Garden Stewardship

The bulk of our volunteers participated in assisting with the stewardship of our gardens on 2nd Ave., Huntington Street, 3rd Ave., and Degraw East.  A total of over 300 seeds were propagated into 1-gallon containers for the Salt Lot nursery, and 20 perennials and shrubs were installed in the 2nd Ave. Gardens. A total of nearly 4,000 square feet of green space was stewarded by our volunteers!

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Street Tree Stewardship

Bob Lesko led a small team of volunteers to cut and prune 35 trees on 9th Street as part of our Street Tree Stewardship program.

It is notable that under the guidance of Bob, over 100 street trees were managed over the course of the month of November! Thank you, Bob!

Windrow Turning

Finally, a portion of the volunteers helped to turn the September windrow into a curing pile, where it will rest in the back of the lot for two weeks. Moving the September windrow cleared space for the November windrow to be built the next day.

In terms of composting, 350 lbs of organic materials were collected, 700 lbs of compost was distributed, and 250 lbs of trash were collected.

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At the end of the day, all volunteers were treated to some great grilled burgers and hot dogs, courtesy of our friends at Whole Foods. November’s Clean & Green ended up being an extremely productive way to end the year! From the bottom of our hearts, we would like thank our volunteers for their extraordinary service this day. To those seeking further volunteer opportunities this year, there’s one more Composting event on December 22nd – e-mail us for more details and availability. But for those that won’t be able to make it, whether you’ve become interested through this post or just wish to come back – we hope to see you in March at our first Clean & Green in 2014!

Happy Holidays!

Back in February we posted about a project that aimed to map all tree pits within 2 blocks of the canal with the aid of TreeKIT, one of our partners. After reviewing the planning phase detailed in the previous blog post, we were all set to go through with the project.

Through TreesNY’s Citizen Pruner Program, 15 volunteers were trained for the purposes of this project. The Citizen Pruner Program, as described in its website, taught volunteers about “tree biology, street tree identification, common tree problems, tree stewardship, and how to prune dead and damaged limbs.”

The ultimate goal of the tree mapping project was to conduct an inventory of all existing street trees and empty tree pits within approximately 2 blocks of the Gowanus Canal, and with the help of TreeKIT, format and manage the street tree mapping data for public use as well as the New York City Department of Parks & Recreation (DPR). This information will help identify potential tree planting sites in addition to preparing a Tree Management Plan; the Conservancy hopes to engage more volunteers in the Gowanus community to steward local trees. The Management Plan would include a mobile platform where volunteers can log their stewardship activity.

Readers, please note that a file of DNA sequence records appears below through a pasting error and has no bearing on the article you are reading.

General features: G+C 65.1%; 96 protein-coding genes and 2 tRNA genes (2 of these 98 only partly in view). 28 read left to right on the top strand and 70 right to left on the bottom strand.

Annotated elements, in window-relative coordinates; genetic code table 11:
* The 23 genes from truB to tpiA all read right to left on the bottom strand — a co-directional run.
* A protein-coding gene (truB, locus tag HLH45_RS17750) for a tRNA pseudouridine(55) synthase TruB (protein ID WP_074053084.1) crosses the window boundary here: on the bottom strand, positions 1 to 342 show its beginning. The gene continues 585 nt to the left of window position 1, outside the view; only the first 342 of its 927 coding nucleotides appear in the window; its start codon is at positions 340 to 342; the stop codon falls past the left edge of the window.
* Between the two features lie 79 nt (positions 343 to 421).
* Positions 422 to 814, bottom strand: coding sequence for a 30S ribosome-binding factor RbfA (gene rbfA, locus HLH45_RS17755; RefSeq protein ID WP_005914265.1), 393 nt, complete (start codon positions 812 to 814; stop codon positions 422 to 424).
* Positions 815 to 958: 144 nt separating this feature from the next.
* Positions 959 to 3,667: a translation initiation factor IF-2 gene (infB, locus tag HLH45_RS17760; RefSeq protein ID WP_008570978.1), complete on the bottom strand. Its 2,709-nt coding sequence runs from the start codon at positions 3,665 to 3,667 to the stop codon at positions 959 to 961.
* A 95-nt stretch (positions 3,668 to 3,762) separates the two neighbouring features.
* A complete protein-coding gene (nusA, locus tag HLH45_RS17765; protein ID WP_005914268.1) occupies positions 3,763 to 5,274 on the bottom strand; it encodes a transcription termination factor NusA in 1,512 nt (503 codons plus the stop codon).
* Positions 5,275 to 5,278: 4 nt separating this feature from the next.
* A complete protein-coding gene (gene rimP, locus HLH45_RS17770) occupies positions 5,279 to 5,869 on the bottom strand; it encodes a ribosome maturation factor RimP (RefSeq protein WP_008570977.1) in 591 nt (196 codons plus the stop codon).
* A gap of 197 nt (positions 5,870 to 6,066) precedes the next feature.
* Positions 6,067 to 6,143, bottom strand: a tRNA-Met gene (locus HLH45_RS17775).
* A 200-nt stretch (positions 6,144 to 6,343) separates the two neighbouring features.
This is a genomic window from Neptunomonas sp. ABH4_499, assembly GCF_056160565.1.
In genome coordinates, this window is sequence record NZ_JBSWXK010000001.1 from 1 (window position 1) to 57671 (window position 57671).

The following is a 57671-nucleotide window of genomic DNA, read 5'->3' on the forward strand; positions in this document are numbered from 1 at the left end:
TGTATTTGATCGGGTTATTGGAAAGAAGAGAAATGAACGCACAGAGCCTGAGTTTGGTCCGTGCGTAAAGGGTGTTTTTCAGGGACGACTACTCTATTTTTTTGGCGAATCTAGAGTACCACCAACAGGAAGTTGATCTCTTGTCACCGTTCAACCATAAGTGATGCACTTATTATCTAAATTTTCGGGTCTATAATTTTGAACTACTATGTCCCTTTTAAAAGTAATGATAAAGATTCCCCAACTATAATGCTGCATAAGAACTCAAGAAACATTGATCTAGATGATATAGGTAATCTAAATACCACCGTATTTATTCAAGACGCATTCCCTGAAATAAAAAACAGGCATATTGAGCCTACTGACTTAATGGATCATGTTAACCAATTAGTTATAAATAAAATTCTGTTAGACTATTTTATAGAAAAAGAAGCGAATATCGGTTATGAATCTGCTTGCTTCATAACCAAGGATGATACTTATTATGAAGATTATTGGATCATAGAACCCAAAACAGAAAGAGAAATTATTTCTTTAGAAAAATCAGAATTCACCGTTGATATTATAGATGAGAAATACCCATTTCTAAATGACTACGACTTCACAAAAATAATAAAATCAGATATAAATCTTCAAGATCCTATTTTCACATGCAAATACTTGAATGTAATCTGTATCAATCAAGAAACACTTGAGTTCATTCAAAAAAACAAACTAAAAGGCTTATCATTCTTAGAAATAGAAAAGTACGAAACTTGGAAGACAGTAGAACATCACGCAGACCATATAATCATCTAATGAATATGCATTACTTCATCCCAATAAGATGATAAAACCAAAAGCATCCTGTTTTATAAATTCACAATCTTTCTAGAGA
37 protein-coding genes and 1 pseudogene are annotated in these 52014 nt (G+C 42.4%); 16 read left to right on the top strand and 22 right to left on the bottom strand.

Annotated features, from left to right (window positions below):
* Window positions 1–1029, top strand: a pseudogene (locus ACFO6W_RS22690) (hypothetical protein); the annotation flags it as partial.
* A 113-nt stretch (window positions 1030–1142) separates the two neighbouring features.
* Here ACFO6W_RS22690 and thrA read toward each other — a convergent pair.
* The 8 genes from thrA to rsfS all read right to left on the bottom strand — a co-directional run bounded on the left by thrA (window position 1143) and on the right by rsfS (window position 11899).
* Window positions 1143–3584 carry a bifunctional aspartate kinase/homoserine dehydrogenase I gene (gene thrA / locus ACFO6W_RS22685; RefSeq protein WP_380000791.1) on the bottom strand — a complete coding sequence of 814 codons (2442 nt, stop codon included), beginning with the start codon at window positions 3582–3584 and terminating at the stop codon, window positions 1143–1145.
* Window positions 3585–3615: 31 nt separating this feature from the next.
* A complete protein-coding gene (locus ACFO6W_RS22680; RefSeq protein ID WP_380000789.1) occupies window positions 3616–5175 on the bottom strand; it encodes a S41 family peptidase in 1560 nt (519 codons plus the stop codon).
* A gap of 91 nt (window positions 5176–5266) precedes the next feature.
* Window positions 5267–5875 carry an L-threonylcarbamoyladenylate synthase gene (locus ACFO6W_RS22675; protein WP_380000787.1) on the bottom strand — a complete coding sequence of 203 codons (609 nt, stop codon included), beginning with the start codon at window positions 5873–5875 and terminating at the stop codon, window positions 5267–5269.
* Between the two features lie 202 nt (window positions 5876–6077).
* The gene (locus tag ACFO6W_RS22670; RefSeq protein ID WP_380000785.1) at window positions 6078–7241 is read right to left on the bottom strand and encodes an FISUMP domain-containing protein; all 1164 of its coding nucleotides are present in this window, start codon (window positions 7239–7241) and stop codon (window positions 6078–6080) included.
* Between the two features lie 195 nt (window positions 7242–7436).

In order to collect the data, the 15 volunteers who underwent the Citizen Pruning Program were designated as ‘Mapping Stewards’ and led volunteers around the proposed mapping site to collect the data.

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The zones seen here served as guidelines for which areas the Mapping Stewards and their fellow mappers covered.

The Tree Mapping event was a great success – see the finished map on TreeKIT’s website! You can zoom in to individual trees to view details such as species, DBH (diameter at breast height), and its health.

Among the data collected are the following:

  • Out of the 294 block segments mapped, 113 had no trees, or 38.4% of block segments
  • Total amount of living trees: 1009
  • Total standing dead trees: 12
  • Total stumps: 22
  • Total number of tree beds: 1093
  • Total empty tree beds: 50
  • Median tree diameter DBH: 6.0″
  • Biggest tree DBH: 38.2″
  • Living trees with genus and species unknown: 11

Finally, check out some of these pictures of the data collection process in action!

Discussing the data gathered.

Tree mappers on the move!

Measuring the DBH.

We would like to thank our partners at TreeKIT and TreesNY for collaborating with us on this project. We also want to thank all of our Mapping Stewards and volunteers for assisting us! None of this could have been possible without all of you.

Over 60 volunteers joined us this weekend for our monthly volunteer day; we had guests from all over the city, tri-state area, and even from Massachusetts! This Clean & Green was especially exciting for the Conservancy as we hosted a special event: a community mural installation! In addition to the mural, volunteers also helped the Conservancy do some tree stewardship and tree mapping.

A big thanks goes out to Tonci Antunovic for his amazing photos (on our Flickr and on this blog post)! Though the day was packed with a lot of activities, it was a huge success due to the time and effort given by volunteer groups from NYCares, Whole Foods, and everyone else who spent their Saturday with us!

Tree Stewardship and Mapping
With our volunteers, we were able to clean and weed 15 trees, mulch 8 tree beds, and pull about 260 pounds of weeds and unwanted species. This goes a long way in helping keep our trees healthy!

Our Mapping Stewards finished up the southwest and southeast portions of the Forestry Study Area. We are currently 95% finished mapping, thanks to the hard work of all of our tree mappers! Look out for more details regarding when the TreeKIT map will be online for public viewing.

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Mural Installation